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If you're often finding the water cooler empty, it sounds like you are a frequent visitor to it, and therefore a contributor to the cause of its frequent emptiness. Being the bigger person, while sometimes aggravating, will carry you much further than a poster that everyone will figure out who posted it. Let's be honest, if you feel strongly enough to post on StackExchange about it, your co-workers already know how you feel and will immediately know you put up the passive-aggressive poster. Depending on your company's culture, notices posted without HR approval can lead to discipline processes.

It's not worth it.

My advice: continue to refill it as necessary and lift with your legs. There are no doubt several other processes in your office that you benefit from, despite contributing nothing to their acquisition or execution, unless you also brew every pot of coffee and refill the vending machines.

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    Yup. Put up with it, or "be the parent". Don't expect people to do such "household tasks", nor expect them to be thankful for your doing it. I have worked in several places where I and one other person were in charge --TOOK change-- of putting away coffee cups left on top of(!) the dishwasher. Annoying, sure, but less so than having to look at it not being done, and thus worth it. – KlaymenDK Mar 3 '17 at 9:06
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    My advice: continue to refill it as necessary and lift with your legs. Golden! – Jerome Baum Mar 5 '17 at 17:55
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I'd see it the opposite way. In a perfect world the first person who needs a new cartridge, gets a new cartridge. If you arrive there and it is empty, you are the one in need.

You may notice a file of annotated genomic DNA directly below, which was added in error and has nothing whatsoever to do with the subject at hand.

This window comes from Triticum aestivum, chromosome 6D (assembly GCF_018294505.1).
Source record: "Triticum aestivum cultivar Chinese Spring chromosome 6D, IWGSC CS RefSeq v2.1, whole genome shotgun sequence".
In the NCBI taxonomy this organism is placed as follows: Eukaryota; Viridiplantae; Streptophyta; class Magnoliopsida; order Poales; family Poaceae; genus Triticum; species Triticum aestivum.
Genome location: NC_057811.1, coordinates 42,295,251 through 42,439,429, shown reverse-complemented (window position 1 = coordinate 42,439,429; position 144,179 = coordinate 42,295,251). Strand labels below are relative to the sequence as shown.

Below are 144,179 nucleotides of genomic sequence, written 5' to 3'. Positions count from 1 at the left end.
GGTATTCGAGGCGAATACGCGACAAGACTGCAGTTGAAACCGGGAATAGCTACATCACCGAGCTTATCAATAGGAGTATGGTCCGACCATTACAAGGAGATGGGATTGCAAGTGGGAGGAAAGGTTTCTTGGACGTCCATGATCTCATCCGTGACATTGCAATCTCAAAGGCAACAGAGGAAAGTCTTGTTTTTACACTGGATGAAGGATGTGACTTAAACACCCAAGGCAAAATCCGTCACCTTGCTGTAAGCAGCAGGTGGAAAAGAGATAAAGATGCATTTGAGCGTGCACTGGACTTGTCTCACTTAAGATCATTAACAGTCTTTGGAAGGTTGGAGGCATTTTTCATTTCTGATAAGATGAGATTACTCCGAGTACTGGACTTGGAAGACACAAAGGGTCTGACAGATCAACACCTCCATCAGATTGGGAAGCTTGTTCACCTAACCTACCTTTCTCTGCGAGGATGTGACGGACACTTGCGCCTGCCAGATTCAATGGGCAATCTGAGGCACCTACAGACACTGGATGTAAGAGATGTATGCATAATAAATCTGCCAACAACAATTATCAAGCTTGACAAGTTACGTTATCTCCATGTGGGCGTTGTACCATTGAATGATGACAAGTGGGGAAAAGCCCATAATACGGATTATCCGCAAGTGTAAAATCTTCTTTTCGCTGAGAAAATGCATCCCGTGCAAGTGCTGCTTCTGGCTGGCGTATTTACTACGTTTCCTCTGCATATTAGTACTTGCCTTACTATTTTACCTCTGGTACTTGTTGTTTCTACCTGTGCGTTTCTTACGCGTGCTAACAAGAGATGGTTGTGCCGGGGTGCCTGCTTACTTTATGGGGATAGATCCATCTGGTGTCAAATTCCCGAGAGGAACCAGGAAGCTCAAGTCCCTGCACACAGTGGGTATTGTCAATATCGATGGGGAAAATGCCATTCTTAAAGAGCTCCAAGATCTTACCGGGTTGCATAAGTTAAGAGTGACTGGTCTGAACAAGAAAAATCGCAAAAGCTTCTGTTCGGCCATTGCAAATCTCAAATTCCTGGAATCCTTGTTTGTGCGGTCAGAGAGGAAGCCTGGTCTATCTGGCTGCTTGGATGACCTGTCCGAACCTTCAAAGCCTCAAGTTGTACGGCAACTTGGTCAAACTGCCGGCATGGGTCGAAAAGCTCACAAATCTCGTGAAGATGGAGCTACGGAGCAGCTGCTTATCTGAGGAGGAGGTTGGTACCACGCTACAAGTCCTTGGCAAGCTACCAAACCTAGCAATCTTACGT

• Eh, I'm not sure I agree. Let's say you have a dishwasher in the break room. If you're the last one to put dirty dishes in and it's now full, you should run it, not the next person to come along that needs to clean their dishes. – Andrew Brooke Mar 2 '17 at 13:32
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    @AndrewBrooke Running a dishwasher is directly useful to the person putting the dishes in, and running the diswasher in fact takes time. Someone coming to a full washer needing to start it still won't be able to load his stuff in. Someone getting a new cartridge will be immediately able to use it. The situations are vastly different. – Weckar E. Mar 2 '17 at 13:35
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    @AndrewBrooke We'll agree to disagree, then. I'm not changing my answer as it not only reflects my own but my workplace's philosophy. – Weckar E. Mar 2 '17 at 13:37
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    Clearly, we already know the answer to whose problem it is: "You kill the joe, you make some mo'" - Terry Tate, Office Linebacker – Chris G Mar 2 '17 at 16:08
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    @WeckarE. But where do you stand on putting the toilet seat down? – Jonathon Cowley-Thom Mar 2 '17 at 16:09
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What do you think a sign would accomplish?

Thank you for drinking from this fountain. Are you doing your part in making sure we can all enjoy to drink as well.

You are able to to enjoy the fountain - you just need to get more water.

If you want to be direct the place a sign

If empty the fountain please refill the container.

But get approval from management as they may not support that policy.

Many people don't care about water enough to refill so they wait for people like you that do care enough about water to refill.

Consider it your contribution to office hydration.